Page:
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× The park is the third largest in Thailand. It covers an area of 300 square kilometers, including tropical seasonal forests and grasslands. Its altitude mostly ranges from 400–1,000 m above sea level. There are 3,000 species of plants, 320 species of birds, and 67 species of mammals, recording in this, Thailand's most famous National Park.

Nong Pak Chi 10 elephants, 4 gaurs, some boar and a bear

31 May 2019 15:33 - 31 May 2019 15:37 #5224 by wvwv
Entered the park from Pak Chong quite late, saw an elephant in a salt lick off the main road, not far from the tower.  I'd forgotten torches this trip but used the motorbike light to illuminate it a bit (I was 250 metres away on the road so don't think I disturbed it too much).



Anyway.  Nong Pak Chi.  I go to this watchtower a lot but generally during the day because I don't wake up early enough for dawn and because it 'closes' at 6pm.

This time (about 2 months ago, I'm slow to write this post), I thought I'd stay after 6pm until it was almost dark, so an extra 45 minutes or so.  The first night I started walking back about 6.30 and met a huge boar not far off the trail.  In the fading light I thought it was a gaur at first because it was very dark-coloured and so big.  But then it saw me and the squealing started as it darted off into the forest.  Must have been a metre high if not a bit more.  Didn't get any good pictures mainly due to bad light but found this on the trail which I think was made by the same boar maybe just a few seconds earlier, considering how fresh it was.



Also saw some hornbills having a dust bath from the tower. They would slide down the salt lick backwards on their front.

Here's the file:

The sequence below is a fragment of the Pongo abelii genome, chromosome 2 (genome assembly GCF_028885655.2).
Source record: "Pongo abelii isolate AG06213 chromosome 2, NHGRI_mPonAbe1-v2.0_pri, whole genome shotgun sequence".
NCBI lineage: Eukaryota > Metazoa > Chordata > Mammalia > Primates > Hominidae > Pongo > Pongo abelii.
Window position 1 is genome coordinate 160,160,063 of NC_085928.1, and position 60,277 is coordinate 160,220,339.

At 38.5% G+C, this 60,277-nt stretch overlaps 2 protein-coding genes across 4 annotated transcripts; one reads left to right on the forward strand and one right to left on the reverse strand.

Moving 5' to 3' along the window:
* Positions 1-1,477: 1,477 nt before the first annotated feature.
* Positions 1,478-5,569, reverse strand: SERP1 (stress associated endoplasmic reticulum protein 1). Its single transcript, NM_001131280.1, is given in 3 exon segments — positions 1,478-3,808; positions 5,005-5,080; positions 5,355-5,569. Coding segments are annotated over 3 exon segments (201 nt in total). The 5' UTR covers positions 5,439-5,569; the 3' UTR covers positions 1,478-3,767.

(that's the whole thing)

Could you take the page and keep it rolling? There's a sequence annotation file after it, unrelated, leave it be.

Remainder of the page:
This gave me some confidence for the next day so I went back similar time and stayed until 6.45pm.  About 6.15 saw a wild boar from the tower (the only thing I saw from the actual tower that night).





Not long after it was getting dark so I started walking back to the road.  On the way noticed some dark shapes on the forest edge and strained my eyes to see a large herd of elephants.  With no torches it was difficult to get good photos but I tried for 10 minutes or so until it was almost pitch black.  I don't have any expensive gear but my camera has 25x optical zoom and a handheld nightvision setting which works quite well in bad light.


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31 May 2019 16:06 - 31 May 2019 18:21 #5225 by wvwv
As I was taking photos I failed to notice a family of 4 gaur behind my back about 150 metres away.  It was only as the elephants had disappeared back into the forest and I turned around I saw 8 eyes staring at me.  Used the flash on the camera to figure out what they were but I was too chicken to approach more than 50 metres or so so the camera could only really pick up the eyes... 




I've only ever seen gaur before at the Khao Paeng Ma area next to Khao Yai (adjoins Khao Yai but is a separate administrative area), where seeing gaur is almost guaranteed.  But the viewpoint there is about 1km from where the gaur usually are, so you need a scope or a long zoom.  I believe you can get safari tours around that area but never done it myself.  To have gaurs on one side of the path and elephants on the other, and not just one of each but 14 total, was probably the best wildlife experience I've had anywhere.